Steve Jacobi is my first friend, the geography of friendship dictated this. Because he was my first, the memory of our first meeting stands out as brightly as my first kiss, or Kennedy’s assassination. It was a bright summer day; Aunt Clara and I were out in our front yard and Steve was in his; Steve and I were about four. Separating us was the always dangerous (to little boys) street.
On my side there was some water running down the curb to play with. Clara was exhorting me to see if Steve could come over and play, or asking if I wanted to go over there. “Just be careful and look both ways before crossing Bobby,” she said. And so in an instant, in my memory, we were together trying to block the water’s flow with stick dams, or make sticks float down the mighty trickle.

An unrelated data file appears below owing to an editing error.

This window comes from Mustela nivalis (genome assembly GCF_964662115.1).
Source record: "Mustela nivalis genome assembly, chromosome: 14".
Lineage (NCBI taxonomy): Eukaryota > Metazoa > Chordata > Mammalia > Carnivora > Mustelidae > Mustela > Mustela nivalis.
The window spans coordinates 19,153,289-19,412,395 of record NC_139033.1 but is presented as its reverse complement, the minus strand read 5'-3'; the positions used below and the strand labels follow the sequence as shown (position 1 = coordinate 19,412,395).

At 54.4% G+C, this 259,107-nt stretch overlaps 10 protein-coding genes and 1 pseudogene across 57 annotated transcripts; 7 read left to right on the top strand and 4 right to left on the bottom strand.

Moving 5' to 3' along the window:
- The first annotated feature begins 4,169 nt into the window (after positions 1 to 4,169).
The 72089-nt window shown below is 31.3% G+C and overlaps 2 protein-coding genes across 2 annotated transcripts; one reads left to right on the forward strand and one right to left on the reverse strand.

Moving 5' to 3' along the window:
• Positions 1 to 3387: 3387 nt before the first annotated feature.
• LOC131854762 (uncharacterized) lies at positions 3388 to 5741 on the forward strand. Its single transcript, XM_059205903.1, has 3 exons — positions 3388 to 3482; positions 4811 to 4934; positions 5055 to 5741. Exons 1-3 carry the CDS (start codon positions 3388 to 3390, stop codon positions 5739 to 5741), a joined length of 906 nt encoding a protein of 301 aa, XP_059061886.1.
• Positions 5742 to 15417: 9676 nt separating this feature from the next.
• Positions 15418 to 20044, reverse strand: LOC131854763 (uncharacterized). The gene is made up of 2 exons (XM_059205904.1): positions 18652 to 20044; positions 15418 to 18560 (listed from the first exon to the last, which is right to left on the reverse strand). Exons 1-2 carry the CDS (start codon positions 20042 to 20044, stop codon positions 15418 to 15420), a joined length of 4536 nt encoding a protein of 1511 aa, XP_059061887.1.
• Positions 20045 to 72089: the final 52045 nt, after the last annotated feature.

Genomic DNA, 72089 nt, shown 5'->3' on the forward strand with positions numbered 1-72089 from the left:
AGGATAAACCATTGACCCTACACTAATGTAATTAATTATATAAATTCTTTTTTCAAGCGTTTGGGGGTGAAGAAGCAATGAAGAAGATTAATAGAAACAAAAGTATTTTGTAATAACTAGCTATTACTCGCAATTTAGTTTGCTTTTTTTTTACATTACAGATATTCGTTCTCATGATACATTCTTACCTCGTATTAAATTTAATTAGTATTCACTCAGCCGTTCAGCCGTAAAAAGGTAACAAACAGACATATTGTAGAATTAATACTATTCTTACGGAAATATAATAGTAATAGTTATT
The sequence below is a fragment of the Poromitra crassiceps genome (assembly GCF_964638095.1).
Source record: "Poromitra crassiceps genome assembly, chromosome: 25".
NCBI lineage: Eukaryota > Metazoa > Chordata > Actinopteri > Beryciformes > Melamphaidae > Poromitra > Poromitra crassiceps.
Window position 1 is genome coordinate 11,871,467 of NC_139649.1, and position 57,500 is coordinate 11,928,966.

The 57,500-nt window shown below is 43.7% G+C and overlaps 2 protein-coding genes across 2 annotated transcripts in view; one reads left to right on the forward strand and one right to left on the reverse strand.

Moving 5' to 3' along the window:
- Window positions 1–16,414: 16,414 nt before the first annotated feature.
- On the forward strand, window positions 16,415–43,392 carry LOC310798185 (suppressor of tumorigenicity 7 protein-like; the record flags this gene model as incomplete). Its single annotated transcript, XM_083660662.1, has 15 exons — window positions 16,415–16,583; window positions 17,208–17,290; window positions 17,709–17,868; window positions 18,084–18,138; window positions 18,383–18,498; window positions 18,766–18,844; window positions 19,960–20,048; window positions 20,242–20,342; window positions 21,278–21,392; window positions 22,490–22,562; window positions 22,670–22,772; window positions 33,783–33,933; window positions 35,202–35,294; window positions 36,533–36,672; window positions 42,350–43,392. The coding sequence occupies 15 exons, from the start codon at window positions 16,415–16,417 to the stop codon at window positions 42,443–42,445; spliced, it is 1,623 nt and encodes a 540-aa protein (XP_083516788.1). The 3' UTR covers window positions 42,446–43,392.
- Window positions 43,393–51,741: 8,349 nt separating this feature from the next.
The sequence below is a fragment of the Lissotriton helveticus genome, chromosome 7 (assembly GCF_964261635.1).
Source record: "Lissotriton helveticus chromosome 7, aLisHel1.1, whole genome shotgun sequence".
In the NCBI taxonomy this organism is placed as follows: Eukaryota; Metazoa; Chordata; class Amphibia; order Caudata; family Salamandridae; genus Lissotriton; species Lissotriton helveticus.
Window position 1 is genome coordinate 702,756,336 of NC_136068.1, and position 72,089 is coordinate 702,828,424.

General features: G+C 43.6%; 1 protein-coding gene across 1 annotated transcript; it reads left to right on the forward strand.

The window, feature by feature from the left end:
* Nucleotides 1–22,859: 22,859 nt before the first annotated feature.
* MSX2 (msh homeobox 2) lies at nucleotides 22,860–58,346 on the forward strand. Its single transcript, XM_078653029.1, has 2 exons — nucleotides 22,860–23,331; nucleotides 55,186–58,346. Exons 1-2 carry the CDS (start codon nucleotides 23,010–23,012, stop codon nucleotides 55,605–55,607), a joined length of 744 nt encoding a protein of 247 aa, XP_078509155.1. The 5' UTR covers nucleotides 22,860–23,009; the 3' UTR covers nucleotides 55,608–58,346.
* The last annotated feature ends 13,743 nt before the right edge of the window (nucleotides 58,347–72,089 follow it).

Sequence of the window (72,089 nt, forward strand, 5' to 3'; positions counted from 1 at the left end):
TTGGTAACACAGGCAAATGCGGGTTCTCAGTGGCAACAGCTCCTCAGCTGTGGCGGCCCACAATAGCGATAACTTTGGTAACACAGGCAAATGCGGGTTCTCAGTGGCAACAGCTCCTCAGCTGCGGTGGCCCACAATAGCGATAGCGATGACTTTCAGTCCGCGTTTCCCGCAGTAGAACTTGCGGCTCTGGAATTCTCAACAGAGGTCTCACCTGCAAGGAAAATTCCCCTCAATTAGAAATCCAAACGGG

The water in the curb must have been a source of pride and youthful ownership or at least entitlement. It came mysteriously from a concrete box several blocks north. Its source was Jack and Jill Hillcrest grocery store where it was used to air condition the store. Hastings sits on the Ogallala aquifer. It’s pure cool water was a source of pride to the city, and the source of the only issue I ever perceived between my parents. My mother wanted it untainted, and my father decided the best public health policy would be to fluoridate it. Every election with fluoridation on the ballot resulted in them canceling each others votes out. Continue reading